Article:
The tiny squeak I heard was the bedroom door. As I look to see a little pair of eyes peeking through the opening, I hear, “I just checking on you, Mama.”
My laptop had barely switched to working on battery power and my work had already been suspended. But it is a sweet suspension. I told Graham that I needed to be alone. That way, I could get my work done much quicker and get back out into the thick of things at Camp Anderson. I handled it effectively, and, I think, without much fanfare. Graham seemed to understand. Of course, he did briefly pop back in to show me he had “combed” his hair.
I wonder how similar that is to an office manager who tries to work on some paperwork, you know the TPS reports, and gets interrupted. I can’t imagine losing your train of thought is much different in a corporate setting. What I certainly have in my favor working from home is that I love the people coming between me and my work. I’m also not mindlessly filling out meaningless paperwork. I hope I’m connecting with you in a way you can relate to. I hope I’m providing you with some good information. I hope I’m making good use of your time and giving you something of value.
Isn’t that what a good leader does? A good boss does? Doesn’t a good boss give you some tools to do your job properly? Well, I’m surely not your boss, but I do humbly hope I’m sharing with you some good stuff - little bits and pieces of information on living and working and working for a living. I figure if we can share what we’ve learned, we can help each other on this journey of balancing the checkbook and prioritizing the entries we put in it.
There are many lessons to be learned from leading in the home and still working (paid) from the home. One of the most important is discipline. My computer’s dictionary defines discipline as good behavior, orderliness, control, obedience; self-control, self-discipline, self-government, self-restraint. Wow, that’s tough stuff. It’s tough, but it’s true.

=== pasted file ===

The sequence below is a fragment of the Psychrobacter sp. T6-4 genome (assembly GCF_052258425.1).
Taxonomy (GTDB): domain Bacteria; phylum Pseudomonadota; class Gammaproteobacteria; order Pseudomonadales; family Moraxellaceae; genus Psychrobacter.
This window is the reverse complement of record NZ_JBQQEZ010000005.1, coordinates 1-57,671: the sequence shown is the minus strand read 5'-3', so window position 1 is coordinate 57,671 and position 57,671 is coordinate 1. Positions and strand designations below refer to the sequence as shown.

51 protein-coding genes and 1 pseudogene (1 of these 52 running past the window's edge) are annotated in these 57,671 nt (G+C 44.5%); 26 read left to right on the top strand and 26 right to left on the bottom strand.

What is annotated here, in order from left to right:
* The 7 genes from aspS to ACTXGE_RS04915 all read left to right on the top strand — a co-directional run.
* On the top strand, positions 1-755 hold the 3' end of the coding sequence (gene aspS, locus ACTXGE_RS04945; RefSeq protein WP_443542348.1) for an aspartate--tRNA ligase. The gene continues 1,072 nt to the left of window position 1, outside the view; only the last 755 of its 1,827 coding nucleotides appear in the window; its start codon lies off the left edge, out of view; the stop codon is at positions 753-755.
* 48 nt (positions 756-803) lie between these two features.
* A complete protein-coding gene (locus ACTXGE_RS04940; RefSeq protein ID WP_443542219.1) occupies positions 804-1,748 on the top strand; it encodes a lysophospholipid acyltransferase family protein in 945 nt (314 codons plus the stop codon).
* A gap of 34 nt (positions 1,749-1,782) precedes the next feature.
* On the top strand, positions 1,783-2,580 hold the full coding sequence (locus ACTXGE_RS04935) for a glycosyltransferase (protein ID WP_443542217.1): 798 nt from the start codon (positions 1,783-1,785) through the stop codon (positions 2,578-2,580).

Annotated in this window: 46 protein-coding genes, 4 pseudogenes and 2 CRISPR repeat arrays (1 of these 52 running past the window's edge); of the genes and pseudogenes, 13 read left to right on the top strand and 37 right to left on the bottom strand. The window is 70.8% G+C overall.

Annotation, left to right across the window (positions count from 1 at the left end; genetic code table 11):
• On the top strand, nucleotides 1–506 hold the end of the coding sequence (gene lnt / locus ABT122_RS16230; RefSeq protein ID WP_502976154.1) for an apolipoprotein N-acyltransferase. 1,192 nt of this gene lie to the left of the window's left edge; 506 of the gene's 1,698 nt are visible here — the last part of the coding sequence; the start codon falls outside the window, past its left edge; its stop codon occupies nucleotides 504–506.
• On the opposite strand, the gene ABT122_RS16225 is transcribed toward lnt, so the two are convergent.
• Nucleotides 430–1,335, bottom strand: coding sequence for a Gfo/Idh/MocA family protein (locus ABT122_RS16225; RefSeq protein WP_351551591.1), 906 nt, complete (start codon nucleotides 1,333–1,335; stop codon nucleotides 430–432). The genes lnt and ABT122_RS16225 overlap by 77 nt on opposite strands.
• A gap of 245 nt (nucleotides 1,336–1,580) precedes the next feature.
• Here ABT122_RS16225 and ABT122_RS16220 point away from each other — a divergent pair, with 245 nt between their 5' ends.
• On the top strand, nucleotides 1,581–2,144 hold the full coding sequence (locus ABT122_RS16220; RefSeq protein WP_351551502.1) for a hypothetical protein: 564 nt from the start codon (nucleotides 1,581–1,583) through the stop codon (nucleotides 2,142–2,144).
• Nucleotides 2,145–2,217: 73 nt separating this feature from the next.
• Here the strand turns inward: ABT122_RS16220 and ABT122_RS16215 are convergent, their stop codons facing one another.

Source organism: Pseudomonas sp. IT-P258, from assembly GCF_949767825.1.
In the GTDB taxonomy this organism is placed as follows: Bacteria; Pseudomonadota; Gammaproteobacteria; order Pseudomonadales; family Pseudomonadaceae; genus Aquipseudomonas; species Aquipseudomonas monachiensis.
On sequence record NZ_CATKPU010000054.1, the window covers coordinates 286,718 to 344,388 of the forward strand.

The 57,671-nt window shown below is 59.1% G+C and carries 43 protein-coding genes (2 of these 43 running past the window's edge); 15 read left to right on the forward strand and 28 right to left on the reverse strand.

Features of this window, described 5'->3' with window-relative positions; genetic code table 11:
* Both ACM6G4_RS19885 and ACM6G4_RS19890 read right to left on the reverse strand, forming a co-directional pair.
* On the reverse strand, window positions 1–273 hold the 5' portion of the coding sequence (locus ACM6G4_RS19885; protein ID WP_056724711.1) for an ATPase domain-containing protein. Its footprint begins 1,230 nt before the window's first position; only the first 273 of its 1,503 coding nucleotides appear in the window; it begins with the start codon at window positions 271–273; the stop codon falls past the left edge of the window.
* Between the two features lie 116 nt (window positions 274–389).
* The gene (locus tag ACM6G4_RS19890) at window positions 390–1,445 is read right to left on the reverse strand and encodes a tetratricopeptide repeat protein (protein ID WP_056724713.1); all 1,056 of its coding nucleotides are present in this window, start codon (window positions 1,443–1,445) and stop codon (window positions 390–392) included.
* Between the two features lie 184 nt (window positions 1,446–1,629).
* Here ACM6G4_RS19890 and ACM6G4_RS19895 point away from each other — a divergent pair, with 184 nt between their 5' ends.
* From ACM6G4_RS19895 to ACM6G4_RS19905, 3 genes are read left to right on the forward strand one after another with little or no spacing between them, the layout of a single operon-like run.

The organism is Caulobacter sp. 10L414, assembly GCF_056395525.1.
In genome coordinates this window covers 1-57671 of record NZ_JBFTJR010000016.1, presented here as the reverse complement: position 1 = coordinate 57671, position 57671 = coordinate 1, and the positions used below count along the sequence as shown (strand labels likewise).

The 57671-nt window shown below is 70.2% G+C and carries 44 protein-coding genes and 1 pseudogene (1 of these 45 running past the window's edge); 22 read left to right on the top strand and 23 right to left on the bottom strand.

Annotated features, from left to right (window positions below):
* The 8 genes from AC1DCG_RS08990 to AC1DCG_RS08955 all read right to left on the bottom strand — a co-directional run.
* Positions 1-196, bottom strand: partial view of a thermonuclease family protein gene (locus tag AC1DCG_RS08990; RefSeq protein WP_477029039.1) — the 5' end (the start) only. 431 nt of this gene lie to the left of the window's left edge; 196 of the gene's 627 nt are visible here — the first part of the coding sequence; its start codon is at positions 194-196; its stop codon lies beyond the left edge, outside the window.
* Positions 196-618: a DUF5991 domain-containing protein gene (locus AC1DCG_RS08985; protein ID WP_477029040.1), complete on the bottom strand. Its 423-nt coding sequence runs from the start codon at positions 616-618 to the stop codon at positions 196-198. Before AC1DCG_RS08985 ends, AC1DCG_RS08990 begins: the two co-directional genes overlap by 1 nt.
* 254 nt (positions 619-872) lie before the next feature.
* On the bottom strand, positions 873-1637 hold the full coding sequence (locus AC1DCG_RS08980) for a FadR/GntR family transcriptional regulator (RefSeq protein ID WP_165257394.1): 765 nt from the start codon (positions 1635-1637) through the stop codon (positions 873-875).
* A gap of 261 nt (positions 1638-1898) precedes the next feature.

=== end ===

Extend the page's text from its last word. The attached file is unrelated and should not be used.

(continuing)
Managing people, whether they are family or not, requires all these things and more. If I don’t exhibit good behavior, how can I expect my kids to behave well. If I don’t have a sense of order about my day, about the kid’s schoolwork, about the housework and about the work-work, how will I even know where to begin? How will my kids know what to do? When will we eat our next meal?
I’m a big fan of order. But as much as I love it, I still need to be better at it. A lot better, sometimes. And what about control, obedience and self-discipline? These actions apply more to the one in charge than the ones under the charge. As with any management position, I must have some control over my feelings and attitude. It’s sad, but it’s sometimes easier to lose control and get angry with those we love the most. Self-restraint is essential to keeping the ship sailing smoothly as well as keeping me from jumping overboard.
Despite how politically correct we have become, I must tell you obedience is also vital. Because I am a Christian, I believe I have a calling from Christ upon my life. That calling includes being Keith’s wife, Page’s mom and Graham’s mommy. I am also called to use what I write as a media ministry. My calling also includes being these things and doing these things out of my home. And as I yield to the One doing the calling, as I obey, I find myself more free to pursue life happily and with purpose. We must also yield to those in authority at our jobs and in all sorts of other areas.
What are you called to? Is there something you need to be more focused on? Do you need more discipline, order and self-government? I do.
The Bible tells us about discipline. Proverbs 12:1 puts in plainly. It says, Whoever loves discipline loves knowledge, but whoever hates correction is stupid.
Nothing like getting to the point.
In 2 Timothy 1:7, the Apostle Paul writes, For the Spirit God gave us does not make us timid, but gives us power, love and self-discipline.
A little more eloquent and encouraging. Yet, both verses are helpful. Sometimes I need a swift kick in the rear and sometimes I need more of a gentle whisper to nudge me toward the greater good. These Christian principles of discipline hold true in the Christian realm as well as the secular world. After all, true is true is true.